Rewire To Relax: Create Biological Balance

In today’s world, there is no question that relaxation is a core ingredient for living with health and vitality.
Relaxation is the state of being free from tension and anxiety. Some of us say that we just need to loosen up, unwind a bit and let go.
A scientist would define relaxation, “to restore a system to equilibrium or balance”.
I prefer to use the scientific definition because it is inline with the healing and biological balance. That is, to bring our system back into balance or homeostasis.

Relaxation is a learned response and must be done systematically to reap its full benefits. When we enter the deeper stages of relaxation, we get a substantial cognitive boost, our cells repair or regenerate themselves, and our body reaps physiological benefits. With this in mind, the key is being able to bring your whole being into a relaxed state.

To relax we need to have a few things in place.

  • A stable and comfortable body. If the body is comfortable, then it is easier to relax.
  • A balanced breath with little to no pause to regulate the nervous system and
  • A process that is repeatable and systematic.

Although I am partial to a systematic practice because of its complete benefits, you can choose something that resonates with you. The key is to just take action and establish a habit of relaxation, whether it be 5 or 10 minutes, once or twice per day.

How do we rewire to relax?

Without training, your brain is reactive. It seeks comfort above all else and chases whatever is right in front of you. Getting your brain to perform optimally — focusing, remaining calm, dealing with adversity — takes effort, especially if you are not used to working with the reactive circuitry..namely the stress response circuitry.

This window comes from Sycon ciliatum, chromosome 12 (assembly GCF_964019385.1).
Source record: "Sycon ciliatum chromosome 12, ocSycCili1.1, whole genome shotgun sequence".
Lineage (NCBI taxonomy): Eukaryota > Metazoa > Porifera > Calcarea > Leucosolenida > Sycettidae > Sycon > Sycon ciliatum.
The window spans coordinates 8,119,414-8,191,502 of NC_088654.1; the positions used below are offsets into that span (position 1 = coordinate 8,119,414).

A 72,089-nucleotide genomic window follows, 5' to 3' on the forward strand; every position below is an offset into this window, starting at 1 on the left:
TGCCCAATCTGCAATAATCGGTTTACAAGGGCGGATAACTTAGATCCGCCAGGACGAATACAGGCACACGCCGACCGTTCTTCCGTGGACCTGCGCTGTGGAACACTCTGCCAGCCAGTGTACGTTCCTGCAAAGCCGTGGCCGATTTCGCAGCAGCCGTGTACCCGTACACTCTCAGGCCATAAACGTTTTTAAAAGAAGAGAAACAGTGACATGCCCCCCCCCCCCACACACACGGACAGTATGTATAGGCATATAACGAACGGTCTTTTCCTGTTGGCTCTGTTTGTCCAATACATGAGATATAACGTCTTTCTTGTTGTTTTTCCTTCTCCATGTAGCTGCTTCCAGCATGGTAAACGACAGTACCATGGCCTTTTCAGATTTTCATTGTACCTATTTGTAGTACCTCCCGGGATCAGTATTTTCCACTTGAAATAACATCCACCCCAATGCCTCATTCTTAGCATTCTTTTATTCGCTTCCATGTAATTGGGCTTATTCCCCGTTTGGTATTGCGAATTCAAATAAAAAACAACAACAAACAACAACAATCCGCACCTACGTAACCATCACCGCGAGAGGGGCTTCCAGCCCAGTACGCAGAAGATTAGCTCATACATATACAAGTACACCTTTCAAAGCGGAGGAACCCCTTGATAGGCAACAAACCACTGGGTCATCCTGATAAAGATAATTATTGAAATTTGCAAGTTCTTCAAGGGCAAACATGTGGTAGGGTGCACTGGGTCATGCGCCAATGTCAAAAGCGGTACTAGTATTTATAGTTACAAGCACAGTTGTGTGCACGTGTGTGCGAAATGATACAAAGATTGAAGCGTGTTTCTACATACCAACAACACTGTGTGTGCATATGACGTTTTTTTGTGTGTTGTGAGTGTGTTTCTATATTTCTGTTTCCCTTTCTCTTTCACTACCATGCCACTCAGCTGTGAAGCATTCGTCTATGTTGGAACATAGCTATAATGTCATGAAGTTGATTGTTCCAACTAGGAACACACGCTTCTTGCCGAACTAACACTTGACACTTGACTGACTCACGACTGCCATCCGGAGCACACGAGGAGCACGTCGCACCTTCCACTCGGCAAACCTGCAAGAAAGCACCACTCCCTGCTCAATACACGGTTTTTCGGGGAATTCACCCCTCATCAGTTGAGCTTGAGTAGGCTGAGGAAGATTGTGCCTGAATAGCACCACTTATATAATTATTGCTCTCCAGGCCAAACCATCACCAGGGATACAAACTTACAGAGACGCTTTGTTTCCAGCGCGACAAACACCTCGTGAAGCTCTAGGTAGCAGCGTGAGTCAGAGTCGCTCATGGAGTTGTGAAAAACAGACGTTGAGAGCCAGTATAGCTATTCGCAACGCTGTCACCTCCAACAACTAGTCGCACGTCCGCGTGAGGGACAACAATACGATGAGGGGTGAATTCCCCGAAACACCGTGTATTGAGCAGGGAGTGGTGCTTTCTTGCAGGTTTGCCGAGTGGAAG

Changing behaviors starts with the brain

We know that the brain is extraordinarily pliable, and with the right tools, namely in my view, breath training supporting relaxation you can rewire your brain pathways for happiness, focus, and calm and to respond better to challenging situations.
Keep in mind that there is a difference between disconnecting from stress and resolving stress. I am talking here about disconnecting from stress. Our courses teach this as a core foundation principle. Disconnecting implies that our perception is clear and we respond rather than react.
When we are established in the practice of relaxation stress no longer takes a hold of us sending us down the rabbit hole. The stress chemicals that cause muscles to tense up and our respiration rate to increase, pulse rate to rise and brain pathways to change becomes under conscious control. Being aware of the science behind stress and deciding to relax, you counteract the stress chemicals.

Let’s turn to a bit of the science behind stress.

First, stress is a response to a perceived threat. As we learn to relax, our perceptions change and what was once a threat not longer alarms us. But let’s say we get into a fearful state, after all, fear drives these emotions.
When we perceive a threat, stress chemicals send impulses to the sympathetic nervous system, which has a role of keeping the body activate and in motion. When the sympathetic nervous system is active, the opposite, functioning parasympathetic nervous system which has a role to conserve energy, is inhibited. This is put simply.
Relaxation allows the parasympathetic nervous system to become active or what can be termed up-regulated via the vagus nerve and thus, the sympathetic nervous system becomes less active or down-regulated. Relaxation ultimately slows down brain waves, which rejuvenates the brain’s chemistry and gives rise to a calmer state of mind, even after a practice session of relaxation ends.
When our parasympathetic system is dominant we are able to digest well — both physical and mental experiences and repair any disharmony that may exist in our living organism.